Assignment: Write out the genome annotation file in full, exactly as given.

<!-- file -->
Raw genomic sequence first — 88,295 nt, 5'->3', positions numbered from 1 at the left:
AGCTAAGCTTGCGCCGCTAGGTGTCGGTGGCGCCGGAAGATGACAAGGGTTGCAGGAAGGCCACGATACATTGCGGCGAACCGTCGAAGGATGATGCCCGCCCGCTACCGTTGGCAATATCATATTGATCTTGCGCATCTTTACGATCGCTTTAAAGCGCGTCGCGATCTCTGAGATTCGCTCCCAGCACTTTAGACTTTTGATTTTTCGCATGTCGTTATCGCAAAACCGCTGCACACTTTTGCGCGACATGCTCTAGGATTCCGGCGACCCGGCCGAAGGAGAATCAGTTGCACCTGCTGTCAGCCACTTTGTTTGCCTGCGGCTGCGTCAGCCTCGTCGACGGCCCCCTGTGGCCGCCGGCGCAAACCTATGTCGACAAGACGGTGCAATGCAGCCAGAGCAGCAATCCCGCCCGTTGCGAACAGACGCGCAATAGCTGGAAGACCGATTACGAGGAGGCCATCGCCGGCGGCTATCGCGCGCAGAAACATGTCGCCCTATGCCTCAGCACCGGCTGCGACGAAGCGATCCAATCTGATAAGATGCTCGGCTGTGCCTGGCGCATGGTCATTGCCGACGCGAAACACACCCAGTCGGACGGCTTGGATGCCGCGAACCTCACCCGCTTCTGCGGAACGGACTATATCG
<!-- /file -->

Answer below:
Raw genomic sequence first — 88,295 nt, 5'->3', positions numbered from 1 at the left:
AGCTAAGCTTGCGCCGCTAGGTGTCGGTGGCGCCGGAAGATGACAAGGGTTGCAGGAAGGCCACGATACATTGCGGCGAACCGTCGAAGGATGATGCCCGCCCGCTACCGTTGGCAATATCATATTGATCTTGCGCATCTTTACGATCGCTTTAAAGCGCGTCGCGATCTCTGAGATTCGCTCCCAGCACTTTAGACTTTTGATTTTTCGCATGTCGTTATCGCAAAACCGCTGCACACTTTTGCGCGACATGCTCTAGGATTCCGGCGACCCGGCCGAAGGAGAATCAGTTGCACCTGCTGTCAGCCACTTTGTTTGCCTGCGGCTGCGTCAGCCTCGTCGACGGCCCCCTGTGGCCGCCGGCGCAAACCTATGTCGACAAGACGGTGCAATGCAGCCAGAGCAGCAATCCCGCCCGTTGCGAACAGACGCGCAATAGCTGGAAGACCGATTACGAGGAGGCCATCGCCGGCGGCTATCGCGCGCAGAAACATGTCGCCCTATGCCTCAGCACCGGCTGCGACGAAGCGATCCAATCTGATAAGATGCTCGGCTGTGCCTGGCGCATGGTCATTGCCGACGCGAAACACACCCAGTCGGACGGCTTGGATGCCGCGAACCTCACCCGCTTCTGCGGAACGGACTATATCG